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Publisher's Summary

In a real-life version of Little Big Man comes Indian captive narrative of Herman Lehmann. He was captured as a boy in 1870 and lived for nine years among the Apaches and Comanches. Long considered one of the best captivity stories from the period, Lehmann came to love the people and the life. Only through the gentle persuasion of famed Comanche chief, Quanah Parker, was Lehmann convinced to remain with his white family once he was returned to them.

Lehmann saw some of the most dramatic changes in the western United States from a perspective few whites had. He didn't just play the part...he was living as an Indian. His struggle to readjust to white culture is detailed here as well. At the time of this writing, he was married with five children, although he maintained the ties to his Indian friends and family for the rest of his life.

Every memoir of the American West provides us with another view of the movement that changed the country forever.

©2015 Big Byte Books (P)2017 Big Byte Books

What listeners say about Nine Years Among the Indians (Expanded, Annotated)

Average Customer Ratings
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Great Book

The story is amazing. Narrator should have been briefed on propper pronunciation of names and locations.

2 people found this helpful

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Narrator Issue

Great story with great points of view....however, narration must be his reader’s evening occupation—bland, no feeling, pretty darn monotonous

2 people found this helpful

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A Must Read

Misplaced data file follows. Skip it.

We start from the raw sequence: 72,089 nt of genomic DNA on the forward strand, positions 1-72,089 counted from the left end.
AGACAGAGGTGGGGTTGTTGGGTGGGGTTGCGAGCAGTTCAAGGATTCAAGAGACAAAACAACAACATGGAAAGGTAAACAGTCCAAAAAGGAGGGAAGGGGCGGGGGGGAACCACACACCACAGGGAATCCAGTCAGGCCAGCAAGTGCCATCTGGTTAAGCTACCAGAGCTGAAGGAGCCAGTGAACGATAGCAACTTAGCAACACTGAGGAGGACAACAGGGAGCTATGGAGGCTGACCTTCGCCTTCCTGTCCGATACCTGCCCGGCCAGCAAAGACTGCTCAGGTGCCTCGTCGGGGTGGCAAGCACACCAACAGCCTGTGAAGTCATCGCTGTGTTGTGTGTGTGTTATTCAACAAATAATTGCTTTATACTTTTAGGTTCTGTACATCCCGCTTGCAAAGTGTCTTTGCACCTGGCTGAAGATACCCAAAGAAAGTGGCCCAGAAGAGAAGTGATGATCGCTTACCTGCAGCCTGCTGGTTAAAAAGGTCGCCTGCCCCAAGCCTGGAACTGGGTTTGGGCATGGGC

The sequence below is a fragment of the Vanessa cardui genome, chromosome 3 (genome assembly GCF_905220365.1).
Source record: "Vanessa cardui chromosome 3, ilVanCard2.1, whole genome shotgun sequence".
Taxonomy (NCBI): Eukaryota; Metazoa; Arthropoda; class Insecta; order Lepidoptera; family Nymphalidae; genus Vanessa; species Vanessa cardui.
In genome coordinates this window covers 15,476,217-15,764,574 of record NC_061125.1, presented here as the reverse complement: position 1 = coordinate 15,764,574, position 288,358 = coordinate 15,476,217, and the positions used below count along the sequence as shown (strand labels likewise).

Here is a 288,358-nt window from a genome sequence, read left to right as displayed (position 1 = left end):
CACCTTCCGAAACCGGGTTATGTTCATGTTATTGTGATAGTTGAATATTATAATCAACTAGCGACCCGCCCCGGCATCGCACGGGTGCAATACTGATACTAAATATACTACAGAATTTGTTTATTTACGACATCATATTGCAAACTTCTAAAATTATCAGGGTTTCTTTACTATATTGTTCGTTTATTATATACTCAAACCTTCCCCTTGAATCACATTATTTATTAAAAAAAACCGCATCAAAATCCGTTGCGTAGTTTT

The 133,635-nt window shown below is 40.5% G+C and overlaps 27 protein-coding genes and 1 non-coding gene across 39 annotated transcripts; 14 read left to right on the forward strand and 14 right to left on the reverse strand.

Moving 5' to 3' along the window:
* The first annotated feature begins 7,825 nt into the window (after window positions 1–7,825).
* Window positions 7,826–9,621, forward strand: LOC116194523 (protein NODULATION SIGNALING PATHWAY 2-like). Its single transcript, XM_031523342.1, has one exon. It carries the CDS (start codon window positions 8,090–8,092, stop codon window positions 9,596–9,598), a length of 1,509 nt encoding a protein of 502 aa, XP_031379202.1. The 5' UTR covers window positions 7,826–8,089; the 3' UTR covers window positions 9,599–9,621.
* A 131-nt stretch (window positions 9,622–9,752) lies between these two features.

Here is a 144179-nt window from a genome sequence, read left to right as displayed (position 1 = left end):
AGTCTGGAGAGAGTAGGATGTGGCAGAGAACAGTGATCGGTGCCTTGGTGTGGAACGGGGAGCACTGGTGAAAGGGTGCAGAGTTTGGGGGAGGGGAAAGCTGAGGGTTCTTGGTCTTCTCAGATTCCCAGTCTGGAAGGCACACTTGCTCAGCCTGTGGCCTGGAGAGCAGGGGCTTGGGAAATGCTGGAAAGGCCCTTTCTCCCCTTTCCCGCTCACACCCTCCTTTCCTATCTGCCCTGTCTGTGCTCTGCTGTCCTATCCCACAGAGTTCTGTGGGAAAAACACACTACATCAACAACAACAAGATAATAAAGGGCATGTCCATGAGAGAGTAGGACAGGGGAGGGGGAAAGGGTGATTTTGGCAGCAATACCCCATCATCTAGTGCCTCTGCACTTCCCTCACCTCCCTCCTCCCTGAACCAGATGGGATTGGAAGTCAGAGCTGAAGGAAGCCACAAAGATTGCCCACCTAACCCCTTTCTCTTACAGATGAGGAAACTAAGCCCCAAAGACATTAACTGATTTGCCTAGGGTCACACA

Very intriguing and very accurate book. It was great to hear from the Indians perspective. A must read for anybody. Never a dull moment lots of action.

1 person found this helpful

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red road

it's easy to forget the true meaning of freedom, it has been gone in America since they caged the natives

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good times

great glimpse into another world! absolutely enjoyed the story, but the reader left a lot to be desired. think of an incredible adventure read by Ferris bueller's teacher.

1 person found this helpful

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Wow!

Five stars is not enough! This is a treasure. Story rings true. Narration is perfect.

1 person found this helpful

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A drier memoir but credible and informative

This autobiography is written by a person who is not a writer or a historian or an anthropologist. Personal stories have some historical value, but it would take a gifted and insightful writer to engage and enlighten. With all my love for the many facets of the rich American culture - the rancher, cowboy, soldier, or Native American heritage - this book somewhat dimmed the colors, the wonder, the natural beauty, the complexity of family and society, and the heroic aspects of our history.

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Good story line not so great execution

Sounds like good content but cannot get past the monotone Narration and the choppy writing. Not for me.

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Nine Years Among The Indians, narrated by Brian Hunt & Claire Dayton.

This book was very well told & written. Growing up myself in the very places of Texas & Oklahoma he writes about I found myself swept up in understanding history & compassion for those people as well.

The only thing that one should know is that sometimes the pronunciation of local Indian Tribes, rivers, counties and some towns were mispronounced to one who grew up there and has that advantage. Otherwise a very good book overall. I would certainly recommend it.

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WOW! What an eye opener

This book is mainly about two tribes- the Apache and the Comanche - and their culture as experienced by a captive. This book is on the same level as "12 Years a Slave", "Daddy's Curse" and "Four Perfect Pebbles".